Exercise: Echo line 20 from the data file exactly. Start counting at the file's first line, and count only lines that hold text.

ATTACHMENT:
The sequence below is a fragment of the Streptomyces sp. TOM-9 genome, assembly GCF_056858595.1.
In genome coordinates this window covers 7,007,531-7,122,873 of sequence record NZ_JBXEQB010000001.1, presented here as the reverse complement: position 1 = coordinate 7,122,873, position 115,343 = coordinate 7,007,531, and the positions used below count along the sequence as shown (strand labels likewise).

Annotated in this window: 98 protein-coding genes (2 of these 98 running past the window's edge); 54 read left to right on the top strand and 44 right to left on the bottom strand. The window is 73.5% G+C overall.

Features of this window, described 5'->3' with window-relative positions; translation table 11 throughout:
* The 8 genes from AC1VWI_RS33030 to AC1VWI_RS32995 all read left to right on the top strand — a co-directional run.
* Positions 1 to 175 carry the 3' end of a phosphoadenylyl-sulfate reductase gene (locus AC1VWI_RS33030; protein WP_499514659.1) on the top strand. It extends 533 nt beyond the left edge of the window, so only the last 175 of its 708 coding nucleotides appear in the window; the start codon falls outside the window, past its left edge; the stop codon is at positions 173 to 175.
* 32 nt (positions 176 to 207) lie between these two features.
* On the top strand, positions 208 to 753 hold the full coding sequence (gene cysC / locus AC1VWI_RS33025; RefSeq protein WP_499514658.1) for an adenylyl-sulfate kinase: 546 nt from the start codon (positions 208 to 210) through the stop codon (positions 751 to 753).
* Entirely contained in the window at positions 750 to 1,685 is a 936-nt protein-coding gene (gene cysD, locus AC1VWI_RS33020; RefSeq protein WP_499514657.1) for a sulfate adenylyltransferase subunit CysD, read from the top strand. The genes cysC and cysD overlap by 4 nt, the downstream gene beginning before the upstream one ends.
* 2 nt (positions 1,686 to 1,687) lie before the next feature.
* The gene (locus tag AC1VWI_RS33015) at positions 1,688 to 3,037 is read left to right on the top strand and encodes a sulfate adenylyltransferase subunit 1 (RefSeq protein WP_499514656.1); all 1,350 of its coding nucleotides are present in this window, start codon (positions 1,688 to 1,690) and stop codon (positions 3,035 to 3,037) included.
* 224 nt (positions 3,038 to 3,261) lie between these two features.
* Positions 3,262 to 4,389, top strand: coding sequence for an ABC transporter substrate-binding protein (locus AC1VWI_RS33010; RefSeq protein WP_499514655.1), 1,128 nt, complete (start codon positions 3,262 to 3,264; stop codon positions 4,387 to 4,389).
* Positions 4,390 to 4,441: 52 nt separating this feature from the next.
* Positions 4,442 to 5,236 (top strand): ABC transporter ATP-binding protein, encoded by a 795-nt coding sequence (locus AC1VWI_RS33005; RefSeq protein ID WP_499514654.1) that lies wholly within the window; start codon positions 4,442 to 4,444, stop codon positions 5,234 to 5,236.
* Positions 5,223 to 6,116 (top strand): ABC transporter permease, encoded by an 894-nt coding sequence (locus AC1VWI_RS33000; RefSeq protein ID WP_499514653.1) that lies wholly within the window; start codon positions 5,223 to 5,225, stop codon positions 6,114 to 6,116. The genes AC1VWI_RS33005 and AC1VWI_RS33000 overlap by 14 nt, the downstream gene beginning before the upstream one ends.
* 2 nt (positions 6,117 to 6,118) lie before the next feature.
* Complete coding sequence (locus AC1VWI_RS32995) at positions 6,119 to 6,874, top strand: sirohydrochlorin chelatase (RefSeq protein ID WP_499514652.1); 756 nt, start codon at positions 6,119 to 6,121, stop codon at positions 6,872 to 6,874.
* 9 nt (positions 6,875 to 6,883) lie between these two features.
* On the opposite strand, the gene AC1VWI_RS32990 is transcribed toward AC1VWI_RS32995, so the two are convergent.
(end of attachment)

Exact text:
* On the opposite strand, the gene AC1VWI_RS32990 is transcribed toward AC1VWI_RS32995, so the two are convergent.